An archaeologist from Iran says he has found what could very well be some of the oldest examples of rock etchings in existence – despite research difficulties presented by US sanctions on the country.
Only a handful of people have witnessed these markings, which were uncovered outside of Khomeyn, a town in the western regions of Iran, by Dr. Mohammed Naserifard. The researcher says that these etchings, which were discovered at the summit of an otherwise untouched hillside, may be tens of thousands of years old, according to an interview with The Independent.
The problem is that he can’t know for sure just how old these rock carvings are. A major hurdle – one that can’t be easily overcome – is the fact that sanctions are imposed on Iran by the United States, posing difficulties in data access and analysis tools. Despite these disadvantages, Dr. Naserifard has spent more than a decade in his journeys across the length and breadth of Iran, claiming to have found 50,000 ancient engravings and paintings.
Despite the lack of help from the United States, archaeologists from other countries around the world have occasionally pitched in to help Dr. Naserifard. Such an instance occurred in 2008 when Dutch researchers accompanied the Iranian on a visit to the area, evaluating a series of drawings that had been made with the use of cups and determining that they could have been made as much as 40,000 years in the past.
Meanwhile, one of the most noteworthy finds is that of the engraved figure of an ibex, a type of deer with long, curled horns. The piece is thought to be 4,000 years old and but one of several similar pieces of prehistoric art that adorn the trail.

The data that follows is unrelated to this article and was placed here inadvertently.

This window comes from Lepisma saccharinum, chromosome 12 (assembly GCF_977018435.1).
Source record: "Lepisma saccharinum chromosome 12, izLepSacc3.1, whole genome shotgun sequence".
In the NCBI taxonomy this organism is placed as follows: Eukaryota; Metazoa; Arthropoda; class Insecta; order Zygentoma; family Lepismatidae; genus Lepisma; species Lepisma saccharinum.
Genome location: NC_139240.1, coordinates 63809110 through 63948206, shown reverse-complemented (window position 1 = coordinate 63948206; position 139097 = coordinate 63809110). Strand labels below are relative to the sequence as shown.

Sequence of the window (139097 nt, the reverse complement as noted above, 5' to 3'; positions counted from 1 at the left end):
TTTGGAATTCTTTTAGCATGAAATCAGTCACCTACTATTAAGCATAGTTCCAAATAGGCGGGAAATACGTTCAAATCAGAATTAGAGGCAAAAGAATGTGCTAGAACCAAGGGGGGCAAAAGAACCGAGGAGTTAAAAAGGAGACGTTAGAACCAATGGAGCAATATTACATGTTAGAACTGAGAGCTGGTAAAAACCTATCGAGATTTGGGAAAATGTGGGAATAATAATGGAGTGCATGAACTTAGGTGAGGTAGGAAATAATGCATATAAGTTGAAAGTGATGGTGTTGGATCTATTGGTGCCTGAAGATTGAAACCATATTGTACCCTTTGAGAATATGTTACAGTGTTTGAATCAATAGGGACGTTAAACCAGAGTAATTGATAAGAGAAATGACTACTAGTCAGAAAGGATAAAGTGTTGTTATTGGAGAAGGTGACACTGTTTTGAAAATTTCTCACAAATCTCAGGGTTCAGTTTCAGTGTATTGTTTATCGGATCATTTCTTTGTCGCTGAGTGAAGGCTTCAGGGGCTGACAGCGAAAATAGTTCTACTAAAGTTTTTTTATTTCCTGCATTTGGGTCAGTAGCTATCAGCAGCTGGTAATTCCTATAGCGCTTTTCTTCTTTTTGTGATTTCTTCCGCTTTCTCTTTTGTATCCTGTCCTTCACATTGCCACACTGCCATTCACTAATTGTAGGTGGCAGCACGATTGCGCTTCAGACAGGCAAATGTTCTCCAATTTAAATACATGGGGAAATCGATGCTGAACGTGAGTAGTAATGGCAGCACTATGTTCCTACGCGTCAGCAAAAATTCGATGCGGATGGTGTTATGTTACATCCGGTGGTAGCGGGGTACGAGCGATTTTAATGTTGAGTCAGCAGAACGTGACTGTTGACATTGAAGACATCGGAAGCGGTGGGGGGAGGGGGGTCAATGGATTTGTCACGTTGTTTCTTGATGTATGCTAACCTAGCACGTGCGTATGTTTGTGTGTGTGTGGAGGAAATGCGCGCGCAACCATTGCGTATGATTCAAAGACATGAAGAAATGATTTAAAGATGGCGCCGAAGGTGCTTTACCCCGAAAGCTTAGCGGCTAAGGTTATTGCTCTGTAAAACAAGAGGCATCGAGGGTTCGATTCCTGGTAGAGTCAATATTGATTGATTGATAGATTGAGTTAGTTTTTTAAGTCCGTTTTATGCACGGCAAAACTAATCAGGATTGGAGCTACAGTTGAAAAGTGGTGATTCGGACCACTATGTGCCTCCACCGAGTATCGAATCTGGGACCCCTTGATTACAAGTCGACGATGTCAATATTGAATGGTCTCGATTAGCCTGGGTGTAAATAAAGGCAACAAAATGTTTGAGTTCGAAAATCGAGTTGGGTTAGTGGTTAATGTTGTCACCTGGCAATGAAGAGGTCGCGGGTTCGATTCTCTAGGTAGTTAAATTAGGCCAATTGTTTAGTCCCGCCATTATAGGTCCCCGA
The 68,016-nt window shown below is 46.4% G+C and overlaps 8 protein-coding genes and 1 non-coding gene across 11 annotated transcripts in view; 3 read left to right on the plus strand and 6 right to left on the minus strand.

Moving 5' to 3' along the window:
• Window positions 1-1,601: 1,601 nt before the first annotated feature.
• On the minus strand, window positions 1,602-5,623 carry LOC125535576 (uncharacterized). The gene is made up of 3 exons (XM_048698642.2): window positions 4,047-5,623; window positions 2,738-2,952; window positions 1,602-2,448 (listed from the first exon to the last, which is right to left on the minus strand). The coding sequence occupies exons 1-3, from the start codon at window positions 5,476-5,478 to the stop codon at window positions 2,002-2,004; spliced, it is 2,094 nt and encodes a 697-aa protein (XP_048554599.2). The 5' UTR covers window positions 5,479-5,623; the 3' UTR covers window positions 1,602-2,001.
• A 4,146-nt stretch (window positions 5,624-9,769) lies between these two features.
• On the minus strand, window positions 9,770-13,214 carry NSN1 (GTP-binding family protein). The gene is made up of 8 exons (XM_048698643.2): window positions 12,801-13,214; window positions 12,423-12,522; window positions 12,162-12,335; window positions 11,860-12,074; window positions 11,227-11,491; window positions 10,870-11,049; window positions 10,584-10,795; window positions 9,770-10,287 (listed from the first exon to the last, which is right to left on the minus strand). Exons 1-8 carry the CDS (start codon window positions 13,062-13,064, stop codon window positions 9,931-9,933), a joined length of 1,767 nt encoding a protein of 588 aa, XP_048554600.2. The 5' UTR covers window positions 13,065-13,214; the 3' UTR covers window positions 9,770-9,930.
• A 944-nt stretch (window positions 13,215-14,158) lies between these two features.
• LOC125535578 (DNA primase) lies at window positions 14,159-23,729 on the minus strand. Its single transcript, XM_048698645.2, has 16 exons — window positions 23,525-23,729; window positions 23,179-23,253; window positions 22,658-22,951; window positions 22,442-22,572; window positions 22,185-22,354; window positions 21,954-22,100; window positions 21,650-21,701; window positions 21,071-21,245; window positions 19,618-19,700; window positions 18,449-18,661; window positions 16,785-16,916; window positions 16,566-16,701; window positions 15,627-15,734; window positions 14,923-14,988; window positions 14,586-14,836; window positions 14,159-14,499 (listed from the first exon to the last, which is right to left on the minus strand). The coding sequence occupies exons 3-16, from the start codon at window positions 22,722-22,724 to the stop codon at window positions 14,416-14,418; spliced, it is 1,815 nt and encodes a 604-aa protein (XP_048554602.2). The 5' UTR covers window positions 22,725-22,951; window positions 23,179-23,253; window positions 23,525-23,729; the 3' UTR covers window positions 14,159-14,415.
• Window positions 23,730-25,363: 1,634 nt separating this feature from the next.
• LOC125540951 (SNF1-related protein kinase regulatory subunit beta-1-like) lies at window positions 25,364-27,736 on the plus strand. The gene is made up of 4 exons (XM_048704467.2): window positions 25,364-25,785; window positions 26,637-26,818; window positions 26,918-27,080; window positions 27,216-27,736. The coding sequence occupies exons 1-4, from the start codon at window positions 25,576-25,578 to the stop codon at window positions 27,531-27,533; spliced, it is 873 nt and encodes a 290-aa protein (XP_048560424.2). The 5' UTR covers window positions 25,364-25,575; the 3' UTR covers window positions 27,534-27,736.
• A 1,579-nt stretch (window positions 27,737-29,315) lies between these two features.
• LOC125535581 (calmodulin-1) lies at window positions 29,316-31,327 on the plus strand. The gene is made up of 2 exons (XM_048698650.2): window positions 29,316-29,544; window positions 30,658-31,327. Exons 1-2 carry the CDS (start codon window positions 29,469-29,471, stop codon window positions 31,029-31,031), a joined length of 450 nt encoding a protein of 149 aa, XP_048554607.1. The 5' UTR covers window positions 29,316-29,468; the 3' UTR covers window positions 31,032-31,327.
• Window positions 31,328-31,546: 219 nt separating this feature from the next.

These discoveries are slowly but surely building evidence for a hypothesis that modern humans began to develop common art traditions well before any diaspora from the Middle East, Dr. Naserifard remarked. He described his excitement in finding these ancient works of art as comparable to “finding treasure.”
However, US sanctions have deprived Dr. Naerifard and colleagues of access to much-needed technology used in analyzing and dating samples. The archaeologist has high hopes that such technology can be brought into Iran in order to provide better, more accurate data concerning these engravings.
With the US ban on fissionable materials being sent to Iran, scientists within the country lack analysis tools that rely on uranium to conduct much of their research. The technology is being used in other regions of the world as an alternative to radiocarbon dating, as it provides accurate estimations as to the date an object was created.
Despite the many limitations his research has faced as a result of the ban, the archaeology professor says he has plans to continue his work, involving other archaeological institutions from around the globe in order to help document his many finds. Hopes are that such international attention may provide avenues for a more accurate date analysis of the ancient art.